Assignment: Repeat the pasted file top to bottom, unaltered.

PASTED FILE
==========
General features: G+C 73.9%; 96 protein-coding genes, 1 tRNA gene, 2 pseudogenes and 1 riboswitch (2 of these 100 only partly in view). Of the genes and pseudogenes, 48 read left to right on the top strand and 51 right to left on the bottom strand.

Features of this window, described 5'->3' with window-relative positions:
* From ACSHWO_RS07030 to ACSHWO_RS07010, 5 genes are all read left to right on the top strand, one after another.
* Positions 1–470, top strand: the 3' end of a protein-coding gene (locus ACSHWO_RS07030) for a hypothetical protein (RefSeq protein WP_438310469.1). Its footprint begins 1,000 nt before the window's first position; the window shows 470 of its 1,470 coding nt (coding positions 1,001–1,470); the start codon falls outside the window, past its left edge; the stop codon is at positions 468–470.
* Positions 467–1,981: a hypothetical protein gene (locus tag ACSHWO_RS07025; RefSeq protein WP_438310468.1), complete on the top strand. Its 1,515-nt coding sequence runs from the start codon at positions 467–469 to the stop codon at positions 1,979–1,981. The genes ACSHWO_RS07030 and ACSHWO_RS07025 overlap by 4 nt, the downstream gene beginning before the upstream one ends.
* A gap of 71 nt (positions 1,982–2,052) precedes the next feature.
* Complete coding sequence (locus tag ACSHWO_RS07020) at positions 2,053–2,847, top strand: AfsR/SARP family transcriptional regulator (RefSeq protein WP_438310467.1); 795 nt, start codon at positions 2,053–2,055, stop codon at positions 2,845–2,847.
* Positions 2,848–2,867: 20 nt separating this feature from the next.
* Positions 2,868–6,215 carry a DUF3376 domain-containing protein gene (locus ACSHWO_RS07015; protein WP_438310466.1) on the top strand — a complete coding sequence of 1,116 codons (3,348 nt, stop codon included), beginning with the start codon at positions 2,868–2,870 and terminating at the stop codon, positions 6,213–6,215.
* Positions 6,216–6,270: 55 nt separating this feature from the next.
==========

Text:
General features: G+C 73.9%; 96 protein-coding genes, 1 tRNA gene, 2 pseudogenes and 1 riboswitch (2 of these 100 only partly in view). Of the genes and pseudogenes, 48 read left to right on the top strand and 51 right to left on the bottom strand.

Features of this window, described 5'->3' with window-relative positions:
* From ACSHWO_RS07030 to ACSHWO_RS07010, 5 genes are all read left to right on the top strand, one after another.
* Positions 1–470, top strand: the 3' end of a protein-coding gene (locus ACSHWO_RS07030) for a hypothetical protein (RefSeq protein WP_438310469.1). Its footprint begins 1,000 nt before the window's first position; the window shows 470 of its 1,470 coding nt (coding positions 1,001–1,470); the start codon falls outside the window, past its left edge; the stop codon is at positions 468–470.
* Positions 467–1,981: a hypothetical protein gene (locus tag ACSHWO_RS07025; RefSeq protein WP_438310468.1), complete on the top strand. Its 1,515-nt coding sequence runs from the start codon at positions 467–469 to the stop codon at positions 1,979–1,981. The genes ACSHWO_RS07030 and ACSHWO_RS07025 overlap by 4 nt, the downstream gene beginning before the upstream one ends.
* A gap of 71 nt (positions 1,982–2,052) precedes the next feature.
* Complete coding sequence (locus tag ACSHWO_RS07020) at positions 2,053–2,847, top strand: AfsR/SARP family transcriptional regulator (RefSeq protein WP_438310467.1); 795 nt, start codon at positions 2,053–2,055, stop codon at positions 2,845–2,847.
* Positions 2,848–2,867: 20 nt separating this feature from the next.
* Positions 2,868–6,215 carry a DUF3376 domain-containing protein gene (locus ACSHWO_RS07015; protein WP_438310466.1) on the top strand — a complete coding sequence of 1,116 codons (3,348 nt, stop codon included), beginning with the start codon at positions 2,868–2,870 and terminating at the stop codon, positions 6,213–6,215.
* Positions 6,216–6,270: 55 nt separating this feature from the next.